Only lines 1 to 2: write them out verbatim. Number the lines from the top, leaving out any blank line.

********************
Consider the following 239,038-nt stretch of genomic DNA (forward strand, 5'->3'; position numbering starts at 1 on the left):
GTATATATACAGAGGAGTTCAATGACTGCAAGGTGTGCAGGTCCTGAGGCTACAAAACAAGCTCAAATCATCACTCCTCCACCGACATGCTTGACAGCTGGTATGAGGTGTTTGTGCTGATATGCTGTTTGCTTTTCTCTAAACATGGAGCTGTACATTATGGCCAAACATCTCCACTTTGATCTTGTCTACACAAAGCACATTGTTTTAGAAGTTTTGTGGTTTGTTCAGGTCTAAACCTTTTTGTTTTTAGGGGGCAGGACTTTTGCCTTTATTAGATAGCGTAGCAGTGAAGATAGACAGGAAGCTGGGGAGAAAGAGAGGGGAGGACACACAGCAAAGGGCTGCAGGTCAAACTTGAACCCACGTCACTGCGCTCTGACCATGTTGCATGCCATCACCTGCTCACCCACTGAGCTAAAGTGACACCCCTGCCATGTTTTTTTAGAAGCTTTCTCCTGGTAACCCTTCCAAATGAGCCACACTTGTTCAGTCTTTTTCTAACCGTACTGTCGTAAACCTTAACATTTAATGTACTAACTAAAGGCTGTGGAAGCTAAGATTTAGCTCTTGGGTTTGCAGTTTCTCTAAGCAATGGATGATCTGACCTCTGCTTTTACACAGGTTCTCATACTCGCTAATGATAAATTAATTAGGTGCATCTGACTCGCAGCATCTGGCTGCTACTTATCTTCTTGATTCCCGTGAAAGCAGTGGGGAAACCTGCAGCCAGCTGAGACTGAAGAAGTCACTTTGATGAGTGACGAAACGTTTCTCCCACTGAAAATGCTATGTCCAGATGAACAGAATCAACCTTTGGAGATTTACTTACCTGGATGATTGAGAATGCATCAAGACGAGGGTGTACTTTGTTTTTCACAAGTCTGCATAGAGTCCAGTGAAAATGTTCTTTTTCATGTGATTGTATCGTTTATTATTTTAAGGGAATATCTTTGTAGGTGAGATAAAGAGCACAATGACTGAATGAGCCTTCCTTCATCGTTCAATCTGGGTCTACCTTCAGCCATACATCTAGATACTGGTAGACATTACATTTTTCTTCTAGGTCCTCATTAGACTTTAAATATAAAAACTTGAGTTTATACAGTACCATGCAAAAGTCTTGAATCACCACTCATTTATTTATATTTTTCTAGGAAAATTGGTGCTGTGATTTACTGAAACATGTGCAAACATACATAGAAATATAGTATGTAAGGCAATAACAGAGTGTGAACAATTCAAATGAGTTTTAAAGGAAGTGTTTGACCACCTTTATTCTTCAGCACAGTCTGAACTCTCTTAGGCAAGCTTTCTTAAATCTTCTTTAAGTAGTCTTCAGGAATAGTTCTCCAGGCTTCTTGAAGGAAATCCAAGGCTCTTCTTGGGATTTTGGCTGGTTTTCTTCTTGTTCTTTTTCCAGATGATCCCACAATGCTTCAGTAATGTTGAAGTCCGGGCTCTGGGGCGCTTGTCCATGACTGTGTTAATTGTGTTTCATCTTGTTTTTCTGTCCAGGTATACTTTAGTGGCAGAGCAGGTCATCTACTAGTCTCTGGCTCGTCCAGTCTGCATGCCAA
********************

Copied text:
Consider the following 239,038-nt stretch of genomic DNA (forward strand, 5'->3'; position numbering starts at 1 on the left):
GTATATATACAGAGGAGTTCAATGACTGCAAGGTGTGCAGGTCCTGAGGCTACAAAACAAGCTCAAATCATCACTCCTCCACCGACATGCTTGACAGCTGGTATGAGGTGTTTGTGCTGATATGCTGTTTGCTTTTCTCTAAACATGGAGCTGTACATTATGGCCAAACATCTCCACTTTGATCTTGTCTACACAAAGCACATTGTTTTAGAAGTTTTGTGGTTTGTTCAGGTCTAAACCTTTTTGTTTTTAGGGGGCAGGACTTTTGCCTTTATTAGATAGCGTAGCAGTGAAGATAGACAGGAAGCTGGGGAGAAAGAGAGGGGAGGACACACAGCAAAGGGCTGCAGGTCAAACTTGAACCCACGTCACTGCGCTCTGACCATGTTGCATGCCATCACCTGCTCACCCACTGAGCTAAAGTGACACCCCTGCCATGTTTTTTTAGAAGCTTTCTCCTGGTAACCCTTCCAAATGAGCCACACTTGTTCAGTCTTTTTCTAACCGTACTGTCGTAAACCTTAACATTTAATGTACTAACTAAAGGCTGTGGAAGCTAAGATTTAGCTCTTGGGTTTGCAGTTTCTCTAAGCAATGGATGATCTGACCTCTGCTTTTACACAGGTTCTCATACTCGCTAATGATAAATTAATTAGGTGCATCTGACTCGCAGCATCTGGCTGCTACTTATCTTCTTGATTCCCGTGAAAGCAGTGGGGAAACCTGCAGCCAGCTGAGACTGAAGAAGTCACTTTGATGAGTGACGAAACGTTTCTCCCACTGAAAATGCTATGTCCAGATGAACAGAATCAACCTTTGGAGATTTACTTACCTGGATGATTGAGAATGCATCAAGACGAGGGTGTACTTTGTTTTTCACAAGTCTGCATAGAGTCCAGTGAAAATGTTCTTTTTCATGTGATTGTATCGTTTATTATTTTAAGGGAATATCTTTGTAGGTGAGATAAAGAGCACAATGACTGAATGAGCCTTCCTTCATCGTTCAATCTGGGTCTACCTTCAGCCATACATCTAGATACTGGTAGACATTACATTTTTCTTCTAGGTCCTCATTAGACTTTAAATATAAAAACTTGAGTTTATACAGTACCATGCAAAAGTCTTGAATCACCACTCATTTATTTATATTTTTCTAGGAAAATTGGTGCTGTGATTTACTGAAACATGTGCAAACATACATAGAAATATAGTATGTAAGGCAATAACAGAGTGTGAACAATTCAAATGAGTTTTAAAGGAAGTGTTTGACCACCTTTATTCTTCAGCACAGTCTGAACTCTCTTAGGCAAGCTTTCTTAAATCTTCTTTAAGTAGTCTTCAGGAATAGTTCTCCAGGCTTCTTGAAGGAAATCCAAGGCTCTTCTTGGGATTTTGGCTGGTTTTCTTCTTGTTCTTTTTCCAGATGATCCCACAATGCTTCAGTAATGTTGAAGTCCGGGCTCTGGGGCGCTTGTCCATGACTGTGTTAATTGTGTTTCATCTTGTTTTTCTGTCCAGGTATACTTTAGTGGCAGAGCAGGTCATCTACTAGTCTCTGGCTCGTCCAGTCTGCATGCCAA